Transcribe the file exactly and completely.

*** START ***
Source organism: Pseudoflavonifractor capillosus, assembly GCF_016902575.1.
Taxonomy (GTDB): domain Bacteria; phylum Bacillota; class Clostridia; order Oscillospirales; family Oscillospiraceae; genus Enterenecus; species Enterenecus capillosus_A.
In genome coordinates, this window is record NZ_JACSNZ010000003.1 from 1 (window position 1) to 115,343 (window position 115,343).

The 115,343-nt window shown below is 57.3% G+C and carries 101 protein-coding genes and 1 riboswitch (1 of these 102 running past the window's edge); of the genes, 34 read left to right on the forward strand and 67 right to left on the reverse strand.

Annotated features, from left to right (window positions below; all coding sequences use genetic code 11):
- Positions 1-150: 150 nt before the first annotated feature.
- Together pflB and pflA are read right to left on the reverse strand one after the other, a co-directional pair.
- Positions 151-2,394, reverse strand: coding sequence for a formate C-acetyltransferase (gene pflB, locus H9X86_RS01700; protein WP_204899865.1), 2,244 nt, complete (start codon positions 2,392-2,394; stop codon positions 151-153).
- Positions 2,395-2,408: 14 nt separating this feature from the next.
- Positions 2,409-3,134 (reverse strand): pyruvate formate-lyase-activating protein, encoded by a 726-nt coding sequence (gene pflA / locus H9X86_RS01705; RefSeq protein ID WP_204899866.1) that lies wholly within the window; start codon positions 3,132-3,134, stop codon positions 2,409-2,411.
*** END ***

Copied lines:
Source organism: Pseudoflavonifractor capillosus, assembly GCF_016902575.1.
Taxonomy (GTDB): domain Bacteria; phylum Bacillota; class Clostridia; order Oscillospirales; family Oscillospiraceae; genus Enterenecus; species Enterenecus capillosus_A.
In genome coordinates, this window is record NZ_JACSNZ010000003.1 from 1 (window position 1) to 115,343 (window position 115,343).

The 115,343-nt window shown below is 57.3% G+C and carries 101 protein-coding genes and 1 riboswitch (1 of these 102 running past the window's edge); of the genes, 34 read left to right on the forward strand and 67 right to left on the reverse strand.

Annotated features, from left to right (window positions below; all coding sequences use genetic code 11):
- Positions 1-150: 150 nt before the first annotated feature.
- Together pflB and pflA are read right to left on the reverse strand one after the other, a co-directional pair.
- Positions 151-2,394, reverse strand: coding sequence for a formate C-acetyltransferase (gene pflB, locus H9X86_RS01700; protein WP_204899865.1), 2,244 nt, complete (start codon positions 2,392-2,394; stop codon positions 151-153).
- Positions 2,395-2,408: 14 nt separating this feature from the next.
- Positions 2,409-3,134 (reverse strand): pyruvate formate-lyase-activating protein, encoded by a 726-nt coding sequence (gene pflA / locus H9X86_RS01705; RefSeq protein ID WP_204899866.1) that lies wholly within the window; start codon positions 3,132-3,134, stop codon positions 2,409-2,411.